Martin Luther Biography, Life, Interesting Facts

Religious Leader

Martin Luther

Birthday :

November 10, 1483

Also Known For :

Father of Protestantism and Church Reformer, Theologian

Birth Place :

Eisleben, Saxony-Anhalt, Germany

Zodiac Sign :


Early life

Martin Luther was born on November 10, 1483, in Eisleben, Saxony, which is now a part of Germany. Both of his parents were of a peasant lineage, but his father was a successful miner and ore smelter. The family moved to Mansfeld in 1494, where his father had ore deposits. 

Despite mining being a tough business, Luther’s father wanted his son to be educated and become a lawyer. Martin started his schooling in Mansfeld, and when he was 14 years old, he went to Magdeburg to continue studies. In 1498 he began attending school in Eisleben and studied grammar, rhetoric, and logic.

In 1501, Martin Luther enrolled at the University of Erfurt and received a Master of Arts degree. He was on his way to becoming a lawyer, but an event occurred that changed his life. He was caught in a horrific thunderstorm and feared for his life. Luther prayed to St. Anne for his life to save him, in return promising to become a monk.

Luther was saved, and he kept his promise. This greatly disappointed Luther’s father, but he was more afraid of hell and God’s wrath and hoped to find salvation by living in a monastery. 


Spiritual beliefs 

Martin Luther began to study scripture and gained religious enlightenment in 1513. He was reading the Psalm 22, where Christ wailed in his cry for mercy on the cross. Two years later, he was preparing a lecture and read “The just will live by faith.” He dwelled on the thought for some time and realized that the key to salvation is not to fear God, but believe that faith alone will bring salvation. This thought set out the rest of his life and marked the motion of Reformation

When in 1517 Pope Leo X announced a new round of indulgences, Martin Luther got angry and nailed a sheet of paper containing 95 theses on the door of the university chapel. These theses were meant as discussion points but ended up criticizing the indulgence system and how they corrupt people’s faith. Luther also called upon Archbishop Albert Albrecht of Mainz to end selling of indulgences. Luther’s theses spread out throughout Europe within months. 

The Church took steps to stop Luther, ordering him to recant his theses on direct orders of the Pope in 1518. Martin Luther stated that he would not withdraw unless scripture proved him wrong and that he does not believe that the papacy has any authority to interpret the scripture. His resistance led him to be excommunicated from the church. Throughout the following year, Luther continued to lecture and publicly declared that the Bible did not give the Pope the right to interpret the scripture. In 1520, Pope sent a letter to Luther, setting an ultimatum for Luther, who burned it publicly.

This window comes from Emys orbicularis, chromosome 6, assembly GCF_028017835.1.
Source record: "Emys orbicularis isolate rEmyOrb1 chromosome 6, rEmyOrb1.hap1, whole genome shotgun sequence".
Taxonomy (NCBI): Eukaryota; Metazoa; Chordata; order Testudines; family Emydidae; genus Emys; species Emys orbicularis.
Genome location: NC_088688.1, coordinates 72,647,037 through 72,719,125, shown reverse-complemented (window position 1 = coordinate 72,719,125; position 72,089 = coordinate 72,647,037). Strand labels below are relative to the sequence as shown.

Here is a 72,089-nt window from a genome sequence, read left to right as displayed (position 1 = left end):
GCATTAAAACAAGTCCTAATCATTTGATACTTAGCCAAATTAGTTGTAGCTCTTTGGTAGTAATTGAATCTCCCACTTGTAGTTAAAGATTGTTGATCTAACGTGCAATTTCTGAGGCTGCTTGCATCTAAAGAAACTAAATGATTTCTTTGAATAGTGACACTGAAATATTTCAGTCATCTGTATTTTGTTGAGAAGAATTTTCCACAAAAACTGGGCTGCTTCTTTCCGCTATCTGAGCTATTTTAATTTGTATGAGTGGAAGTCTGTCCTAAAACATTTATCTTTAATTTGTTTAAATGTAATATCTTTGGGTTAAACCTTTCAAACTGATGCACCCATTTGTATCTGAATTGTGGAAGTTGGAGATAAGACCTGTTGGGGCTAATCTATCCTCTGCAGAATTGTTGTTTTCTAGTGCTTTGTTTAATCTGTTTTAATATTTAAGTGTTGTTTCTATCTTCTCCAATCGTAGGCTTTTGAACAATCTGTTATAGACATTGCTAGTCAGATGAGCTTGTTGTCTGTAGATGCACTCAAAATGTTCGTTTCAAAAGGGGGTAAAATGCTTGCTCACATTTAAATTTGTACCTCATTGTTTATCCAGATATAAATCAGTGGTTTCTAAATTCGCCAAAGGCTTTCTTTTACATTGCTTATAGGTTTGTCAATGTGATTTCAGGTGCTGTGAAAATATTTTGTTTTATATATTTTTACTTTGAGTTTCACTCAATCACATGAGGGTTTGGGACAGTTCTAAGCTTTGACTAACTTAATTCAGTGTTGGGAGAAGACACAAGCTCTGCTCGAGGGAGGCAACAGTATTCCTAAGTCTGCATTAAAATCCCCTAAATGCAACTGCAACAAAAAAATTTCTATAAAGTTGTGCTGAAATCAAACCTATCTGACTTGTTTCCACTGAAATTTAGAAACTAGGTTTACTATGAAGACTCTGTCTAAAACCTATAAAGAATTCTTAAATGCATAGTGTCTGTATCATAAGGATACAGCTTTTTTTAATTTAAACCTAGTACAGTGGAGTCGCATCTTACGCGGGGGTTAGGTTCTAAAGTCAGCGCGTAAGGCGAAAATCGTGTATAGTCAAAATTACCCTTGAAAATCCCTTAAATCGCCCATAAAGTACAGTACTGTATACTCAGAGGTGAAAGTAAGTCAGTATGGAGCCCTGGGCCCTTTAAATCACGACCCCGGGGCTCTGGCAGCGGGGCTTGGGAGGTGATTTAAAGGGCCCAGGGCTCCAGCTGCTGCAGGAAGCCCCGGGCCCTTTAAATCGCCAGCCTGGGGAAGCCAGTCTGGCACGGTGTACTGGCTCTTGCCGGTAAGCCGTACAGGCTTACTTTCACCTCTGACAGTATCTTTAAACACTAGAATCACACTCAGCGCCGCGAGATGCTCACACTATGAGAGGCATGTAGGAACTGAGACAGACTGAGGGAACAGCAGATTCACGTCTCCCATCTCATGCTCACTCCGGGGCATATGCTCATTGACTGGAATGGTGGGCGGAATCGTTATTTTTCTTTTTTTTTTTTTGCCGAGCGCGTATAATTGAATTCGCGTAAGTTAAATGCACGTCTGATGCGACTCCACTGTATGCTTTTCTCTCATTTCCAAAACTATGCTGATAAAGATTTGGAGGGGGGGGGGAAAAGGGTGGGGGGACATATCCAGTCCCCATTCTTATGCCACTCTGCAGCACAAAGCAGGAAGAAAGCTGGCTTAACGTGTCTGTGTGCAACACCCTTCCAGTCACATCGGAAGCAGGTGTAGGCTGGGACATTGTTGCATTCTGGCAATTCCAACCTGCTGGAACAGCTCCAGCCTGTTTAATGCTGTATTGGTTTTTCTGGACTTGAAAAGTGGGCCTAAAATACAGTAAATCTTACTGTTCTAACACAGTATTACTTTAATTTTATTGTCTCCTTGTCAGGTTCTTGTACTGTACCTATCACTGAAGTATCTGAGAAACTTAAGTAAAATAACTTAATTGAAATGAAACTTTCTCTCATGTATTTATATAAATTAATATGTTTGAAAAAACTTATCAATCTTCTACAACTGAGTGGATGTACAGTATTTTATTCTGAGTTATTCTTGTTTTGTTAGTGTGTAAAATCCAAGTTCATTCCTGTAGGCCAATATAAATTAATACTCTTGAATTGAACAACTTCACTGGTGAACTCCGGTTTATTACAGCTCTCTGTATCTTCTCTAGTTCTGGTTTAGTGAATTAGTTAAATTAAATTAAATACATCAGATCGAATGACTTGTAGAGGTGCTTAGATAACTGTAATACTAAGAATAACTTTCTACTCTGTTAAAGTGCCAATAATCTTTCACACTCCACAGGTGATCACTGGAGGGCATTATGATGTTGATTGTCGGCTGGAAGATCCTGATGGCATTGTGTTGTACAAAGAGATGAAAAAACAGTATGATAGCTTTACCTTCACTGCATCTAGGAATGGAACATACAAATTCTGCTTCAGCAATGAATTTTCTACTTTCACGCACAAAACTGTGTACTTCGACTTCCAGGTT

Later years

Following his resistance, Martin Luther was excommunicated from the church in 1521. He was summoned by the general assembly of secular authorities to recant his statements, but since no one could provide Luther with a reason from the scripture, he refused. In 1521 the council released the Edict of Worms, which banned all of Luther’s works and declared him a convicted heretic. This meant that Luther was a wanted man, but his friends helped him to hide.

While in hiding, Martin Luther translated the New Testament into German, so that the simple people could also read the bible. Luther returned to Wittenberg Castle Church in 1522, despite being a wanted man. He avoided being captured and began organizing a new church. He gained a lot of followers and was supported by the princess of Germany.

One of the bloodiest occasions of the Lutheran church was in 1524. A peasant revolt began, and Martin Luther decided to side with the rulers, to keep his church going. This meant the death of many peasants. However, Luther’s church continued to grow. 


Personal life

In 1525 Luther married Katharina von Bora. She was a former nun, who had left the convent. The couple had six children over the years. 
In 1533, Luther began working at the University of Wittenberg as the dean of theology. He held the position until his death in 1546. He suffered from many illnesses, like arthritis, indigestions and heart problems. It is believed that the years of being a fugitive brought too much strain on his body.

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